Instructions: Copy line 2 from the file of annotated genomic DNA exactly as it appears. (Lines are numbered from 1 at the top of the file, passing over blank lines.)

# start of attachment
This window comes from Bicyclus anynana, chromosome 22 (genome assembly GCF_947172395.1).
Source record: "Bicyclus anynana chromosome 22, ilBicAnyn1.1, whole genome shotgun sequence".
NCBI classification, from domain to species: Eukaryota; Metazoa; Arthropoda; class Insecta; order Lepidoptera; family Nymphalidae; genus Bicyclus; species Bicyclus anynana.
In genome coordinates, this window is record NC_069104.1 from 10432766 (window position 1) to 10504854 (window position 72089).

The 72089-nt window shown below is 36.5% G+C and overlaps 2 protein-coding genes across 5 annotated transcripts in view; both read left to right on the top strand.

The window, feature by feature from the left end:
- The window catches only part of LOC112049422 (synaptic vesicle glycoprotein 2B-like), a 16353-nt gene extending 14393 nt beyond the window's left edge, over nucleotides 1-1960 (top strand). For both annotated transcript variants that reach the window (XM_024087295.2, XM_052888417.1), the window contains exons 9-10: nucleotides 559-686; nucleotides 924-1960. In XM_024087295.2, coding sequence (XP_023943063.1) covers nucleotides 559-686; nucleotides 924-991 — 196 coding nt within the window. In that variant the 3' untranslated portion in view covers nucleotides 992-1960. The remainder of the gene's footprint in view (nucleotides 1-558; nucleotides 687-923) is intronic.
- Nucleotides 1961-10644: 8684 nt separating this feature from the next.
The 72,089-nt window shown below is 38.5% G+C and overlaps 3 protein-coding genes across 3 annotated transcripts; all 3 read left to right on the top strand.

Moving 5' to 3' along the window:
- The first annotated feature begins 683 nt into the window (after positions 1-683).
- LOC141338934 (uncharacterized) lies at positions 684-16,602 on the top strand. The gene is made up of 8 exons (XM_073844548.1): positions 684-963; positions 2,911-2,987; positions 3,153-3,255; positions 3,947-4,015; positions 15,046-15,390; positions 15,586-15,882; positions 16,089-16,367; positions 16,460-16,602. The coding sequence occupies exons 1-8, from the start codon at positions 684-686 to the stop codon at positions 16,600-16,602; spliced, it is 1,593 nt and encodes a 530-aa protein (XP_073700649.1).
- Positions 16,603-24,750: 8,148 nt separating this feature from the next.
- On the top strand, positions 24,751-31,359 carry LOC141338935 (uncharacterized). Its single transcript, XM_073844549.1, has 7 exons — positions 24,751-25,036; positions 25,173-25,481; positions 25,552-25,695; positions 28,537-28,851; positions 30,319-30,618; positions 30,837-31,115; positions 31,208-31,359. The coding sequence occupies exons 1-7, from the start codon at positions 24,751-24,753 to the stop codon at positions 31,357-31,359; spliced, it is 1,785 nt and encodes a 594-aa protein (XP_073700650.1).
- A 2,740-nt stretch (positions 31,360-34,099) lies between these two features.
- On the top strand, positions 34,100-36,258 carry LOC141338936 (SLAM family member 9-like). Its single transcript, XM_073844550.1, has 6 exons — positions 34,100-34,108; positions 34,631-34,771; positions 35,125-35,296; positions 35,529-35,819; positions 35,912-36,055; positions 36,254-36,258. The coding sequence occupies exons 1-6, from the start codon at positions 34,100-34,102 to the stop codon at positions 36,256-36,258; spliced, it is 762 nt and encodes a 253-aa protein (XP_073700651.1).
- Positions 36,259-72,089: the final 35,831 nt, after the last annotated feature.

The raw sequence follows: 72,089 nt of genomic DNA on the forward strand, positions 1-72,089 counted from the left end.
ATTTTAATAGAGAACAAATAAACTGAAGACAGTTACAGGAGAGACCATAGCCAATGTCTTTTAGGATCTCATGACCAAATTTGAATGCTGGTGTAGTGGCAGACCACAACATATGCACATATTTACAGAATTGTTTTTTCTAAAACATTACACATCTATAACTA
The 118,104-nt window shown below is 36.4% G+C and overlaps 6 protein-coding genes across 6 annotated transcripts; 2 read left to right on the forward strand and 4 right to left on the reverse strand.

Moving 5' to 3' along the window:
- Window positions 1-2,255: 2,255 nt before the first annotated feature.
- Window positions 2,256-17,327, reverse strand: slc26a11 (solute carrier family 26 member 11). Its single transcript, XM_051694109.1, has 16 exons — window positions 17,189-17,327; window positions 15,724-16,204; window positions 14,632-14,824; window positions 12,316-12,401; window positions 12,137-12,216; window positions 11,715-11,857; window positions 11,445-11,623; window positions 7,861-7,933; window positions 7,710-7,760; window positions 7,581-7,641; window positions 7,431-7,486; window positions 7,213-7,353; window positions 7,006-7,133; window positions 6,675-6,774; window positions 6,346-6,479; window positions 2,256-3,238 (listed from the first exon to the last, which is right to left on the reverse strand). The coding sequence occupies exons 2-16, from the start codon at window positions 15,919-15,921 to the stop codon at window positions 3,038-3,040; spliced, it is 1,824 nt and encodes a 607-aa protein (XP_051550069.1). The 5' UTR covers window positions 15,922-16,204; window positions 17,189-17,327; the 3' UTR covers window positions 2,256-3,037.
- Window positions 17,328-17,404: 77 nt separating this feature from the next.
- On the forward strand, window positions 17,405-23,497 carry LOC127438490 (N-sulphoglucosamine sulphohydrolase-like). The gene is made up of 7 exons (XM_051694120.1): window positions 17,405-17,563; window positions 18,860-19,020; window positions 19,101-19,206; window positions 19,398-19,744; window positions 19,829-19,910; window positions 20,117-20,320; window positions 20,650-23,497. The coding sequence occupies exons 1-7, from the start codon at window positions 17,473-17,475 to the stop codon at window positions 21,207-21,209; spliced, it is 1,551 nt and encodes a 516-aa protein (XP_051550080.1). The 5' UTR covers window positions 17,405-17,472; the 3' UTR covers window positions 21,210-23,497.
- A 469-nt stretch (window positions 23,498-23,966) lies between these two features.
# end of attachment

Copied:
Source record: "Bicyclus anynana chromosome 22, ilBicAnyn1.1, whole genome shotgun sequence".